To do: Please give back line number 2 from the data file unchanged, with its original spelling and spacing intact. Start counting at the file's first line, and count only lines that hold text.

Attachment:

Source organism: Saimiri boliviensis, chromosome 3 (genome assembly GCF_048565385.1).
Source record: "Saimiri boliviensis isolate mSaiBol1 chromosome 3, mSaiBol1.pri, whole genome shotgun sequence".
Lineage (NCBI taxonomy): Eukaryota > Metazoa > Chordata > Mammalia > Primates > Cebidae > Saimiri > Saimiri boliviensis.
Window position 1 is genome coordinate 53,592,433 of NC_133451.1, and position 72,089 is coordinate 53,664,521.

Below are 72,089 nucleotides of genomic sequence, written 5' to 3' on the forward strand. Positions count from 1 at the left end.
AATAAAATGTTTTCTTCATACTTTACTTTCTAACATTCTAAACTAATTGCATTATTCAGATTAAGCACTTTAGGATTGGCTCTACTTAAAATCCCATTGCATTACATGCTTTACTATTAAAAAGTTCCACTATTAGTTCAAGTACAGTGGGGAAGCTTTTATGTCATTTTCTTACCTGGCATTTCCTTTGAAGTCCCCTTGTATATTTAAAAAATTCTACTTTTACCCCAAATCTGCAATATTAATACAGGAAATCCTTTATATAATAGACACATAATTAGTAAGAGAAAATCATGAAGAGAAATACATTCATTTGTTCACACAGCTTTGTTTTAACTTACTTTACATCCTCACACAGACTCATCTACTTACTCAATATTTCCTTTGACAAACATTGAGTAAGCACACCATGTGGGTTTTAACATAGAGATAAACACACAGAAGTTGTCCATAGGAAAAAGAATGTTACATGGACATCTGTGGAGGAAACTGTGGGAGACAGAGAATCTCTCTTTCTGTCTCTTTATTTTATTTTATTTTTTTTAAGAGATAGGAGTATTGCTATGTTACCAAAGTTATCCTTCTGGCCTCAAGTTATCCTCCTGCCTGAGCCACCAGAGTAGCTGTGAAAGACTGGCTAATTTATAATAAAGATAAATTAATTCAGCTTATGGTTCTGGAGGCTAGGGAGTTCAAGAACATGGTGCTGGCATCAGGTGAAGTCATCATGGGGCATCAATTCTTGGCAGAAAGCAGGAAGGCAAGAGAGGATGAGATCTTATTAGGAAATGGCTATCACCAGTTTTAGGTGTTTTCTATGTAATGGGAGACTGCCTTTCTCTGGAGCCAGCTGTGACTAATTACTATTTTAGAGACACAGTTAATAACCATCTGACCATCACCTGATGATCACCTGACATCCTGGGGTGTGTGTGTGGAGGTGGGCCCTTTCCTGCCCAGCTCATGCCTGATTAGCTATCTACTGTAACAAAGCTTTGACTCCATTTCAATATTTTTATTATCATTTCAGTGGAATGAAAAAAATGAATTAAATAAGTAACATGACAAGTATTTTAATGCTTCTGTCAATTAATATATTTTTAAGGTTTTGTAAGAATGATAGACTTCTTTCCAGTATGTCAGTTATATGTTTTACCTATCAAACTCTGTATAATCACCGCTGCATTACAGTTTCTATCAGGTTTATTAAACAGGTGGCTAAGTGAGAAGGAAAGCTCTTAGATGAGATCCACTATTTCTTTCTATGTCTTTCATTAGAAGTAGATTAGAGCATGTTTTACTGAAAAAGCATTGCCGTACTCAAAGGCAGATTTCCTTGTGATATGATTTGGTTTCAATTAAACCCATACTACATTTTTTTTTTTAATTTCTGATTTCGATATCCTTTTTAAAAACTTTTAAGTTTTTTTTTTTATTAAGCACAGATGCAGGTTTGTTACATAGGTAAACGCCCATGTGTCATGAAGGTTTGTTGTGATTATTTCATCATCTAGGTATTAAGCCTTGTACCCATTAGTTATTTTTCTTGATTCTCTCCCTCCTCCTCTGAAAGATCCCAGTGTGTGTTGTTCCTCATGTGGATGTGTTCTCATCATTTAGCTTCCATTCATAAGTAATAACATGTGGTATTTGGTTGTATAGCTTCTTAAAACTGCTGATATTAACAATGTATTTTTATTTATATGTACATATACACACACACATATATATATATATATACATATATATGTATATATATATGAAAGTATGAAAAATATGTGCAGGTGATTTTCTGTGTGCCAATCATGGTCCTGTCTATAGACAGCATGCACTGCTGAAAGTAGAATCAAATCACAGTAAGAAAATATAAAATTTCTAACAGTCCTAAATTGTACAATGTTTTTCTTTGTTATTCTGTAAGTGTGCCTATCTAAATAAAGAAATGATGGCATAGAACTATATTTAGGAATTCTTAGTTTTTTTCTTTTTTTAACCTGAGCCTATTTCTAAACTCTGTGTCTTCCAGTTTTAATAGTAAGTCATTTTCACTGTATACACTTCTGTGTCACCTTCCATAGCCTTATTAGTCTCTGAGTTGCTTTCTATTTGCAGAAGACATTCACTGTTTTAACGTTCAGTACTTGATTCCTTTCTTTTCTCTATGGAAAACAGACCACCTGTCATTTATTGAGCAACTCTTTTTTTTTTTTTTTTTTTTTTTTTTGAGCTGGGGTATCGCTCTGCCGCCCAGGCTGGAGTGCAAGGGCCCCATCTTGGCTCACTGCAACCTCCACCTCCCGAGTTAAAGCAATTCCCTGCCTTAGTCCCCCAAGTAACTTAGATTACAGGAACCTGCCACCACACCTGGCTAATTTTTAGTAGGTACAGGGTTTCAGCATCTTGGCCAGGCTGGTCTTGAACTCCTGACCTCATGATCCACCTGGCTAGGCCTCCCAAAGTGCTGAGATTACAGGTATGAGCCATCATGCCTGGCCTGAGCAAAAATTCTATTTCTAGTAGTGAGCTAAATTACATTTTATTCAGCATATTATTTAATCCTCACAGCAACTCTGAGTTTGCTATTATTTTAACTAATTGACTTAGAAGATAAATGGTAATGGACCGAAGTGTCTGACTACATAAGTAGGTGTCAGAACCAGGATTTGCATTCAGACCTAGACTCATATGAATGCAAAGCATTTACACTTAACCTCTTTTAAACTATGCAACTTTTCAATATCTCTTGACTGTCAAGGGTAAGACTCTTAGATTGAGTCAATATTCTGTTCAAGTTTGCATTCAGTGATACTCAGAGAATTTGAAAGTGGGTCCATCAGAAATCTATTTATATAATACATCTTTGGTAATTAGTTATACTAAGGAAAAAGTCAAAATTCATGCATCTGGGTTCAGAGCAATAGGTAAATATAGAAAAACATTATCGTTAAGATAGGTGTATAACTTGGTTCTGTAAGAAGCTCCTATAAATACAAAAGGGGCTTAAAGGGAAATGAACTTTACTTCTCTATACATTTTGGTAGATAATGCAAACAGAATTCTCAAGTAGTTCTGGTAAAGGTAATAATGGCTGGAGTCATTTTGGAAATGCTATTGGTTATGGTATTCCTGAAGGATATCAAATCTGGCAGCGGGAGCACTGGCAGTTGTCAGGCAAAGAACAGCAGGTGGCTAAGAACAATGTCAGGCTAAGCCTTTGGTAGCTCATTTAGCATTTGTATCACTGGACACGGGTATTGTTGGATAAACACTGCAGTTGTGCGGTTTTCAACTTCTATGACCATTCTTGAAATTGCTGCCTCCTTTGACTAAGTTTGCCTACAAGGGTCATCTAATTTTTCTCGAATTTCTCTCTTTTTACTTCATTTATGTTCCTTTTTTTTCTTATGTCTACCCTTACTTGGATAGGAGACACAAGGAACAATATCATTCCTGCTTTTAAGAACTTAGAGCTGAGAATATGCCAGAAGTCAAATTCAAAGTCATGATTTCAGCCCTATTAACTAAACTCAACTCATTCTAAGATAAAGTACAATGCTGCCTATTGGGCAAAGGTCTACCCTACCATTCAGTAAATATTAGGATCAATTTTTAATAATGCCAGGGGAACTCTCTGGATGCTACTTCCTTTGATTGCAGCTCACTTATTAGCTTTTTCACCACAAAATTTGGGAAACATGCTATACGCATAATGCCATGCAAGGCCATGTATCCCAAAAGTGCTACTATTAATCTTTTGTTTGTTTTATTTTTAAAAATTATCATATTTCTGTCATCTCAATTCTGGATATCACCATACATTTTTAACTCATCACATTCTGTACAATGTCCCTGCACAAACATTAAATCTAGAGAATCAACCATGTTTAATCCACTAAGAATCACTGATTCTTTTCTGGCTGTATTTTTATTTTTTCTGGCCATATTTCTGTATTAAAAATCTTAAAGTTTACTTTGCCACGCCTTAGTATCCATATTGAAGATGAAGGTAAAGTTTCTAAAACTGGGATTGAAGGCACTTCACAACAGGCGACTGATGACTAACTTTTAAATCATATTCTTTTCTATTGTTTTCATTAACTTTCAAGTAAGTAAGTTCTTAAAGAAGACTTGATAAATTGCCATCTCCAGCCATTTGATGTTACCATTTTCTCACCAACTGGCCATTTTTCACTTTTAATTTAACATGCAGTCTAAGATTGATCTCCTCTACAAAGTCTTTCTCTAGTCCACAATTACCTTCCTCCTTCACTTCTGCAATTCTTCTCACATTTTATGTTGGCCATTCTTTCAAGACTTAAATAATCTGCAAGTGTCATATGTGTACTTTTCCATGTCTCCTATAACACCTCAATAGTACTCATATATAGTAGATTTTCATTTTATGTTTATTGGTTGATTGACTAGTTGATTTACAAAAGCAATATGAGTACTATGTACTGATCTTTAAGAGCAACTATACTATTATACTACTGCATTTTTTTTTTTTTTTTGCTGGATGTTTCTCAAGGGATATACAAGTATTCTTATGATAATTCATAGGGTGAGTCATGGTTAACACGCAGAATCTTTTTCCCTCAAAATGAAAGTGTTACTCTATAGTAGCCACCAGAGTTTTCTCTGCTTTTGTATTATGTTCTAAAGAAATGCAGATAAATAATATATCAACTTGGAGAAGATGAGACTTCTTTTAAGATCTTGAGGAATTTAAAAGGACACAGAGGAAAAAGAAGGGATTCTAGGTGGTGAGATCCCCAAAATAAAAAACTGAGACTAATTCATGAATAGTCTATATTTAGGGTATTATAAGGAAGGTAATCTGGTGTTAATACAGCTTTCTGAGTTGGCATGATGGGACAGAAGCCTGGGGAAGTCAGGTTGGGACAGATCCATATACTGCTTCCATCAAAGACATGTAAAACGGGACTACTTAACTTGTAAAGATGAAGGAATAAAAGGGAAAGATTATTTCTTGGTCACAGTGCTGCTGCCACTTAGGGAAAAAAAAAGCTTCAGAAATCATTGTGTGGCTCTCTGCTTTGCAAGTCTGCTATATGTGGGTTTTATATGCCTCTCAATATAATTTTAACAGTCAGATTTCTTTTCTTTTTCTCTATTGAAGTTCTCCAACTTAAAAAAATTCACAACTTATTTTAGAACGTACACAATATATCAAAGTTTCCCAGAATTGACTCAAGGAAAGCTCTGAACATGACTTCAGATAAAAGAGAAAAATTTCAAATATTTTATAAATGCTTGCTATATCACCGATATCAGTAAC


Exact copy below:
Source record: "Saimiri boliviensis isolate mSaiBol1 chromosome 3, mSaiBol1.pri, whole genome shotgun sequence".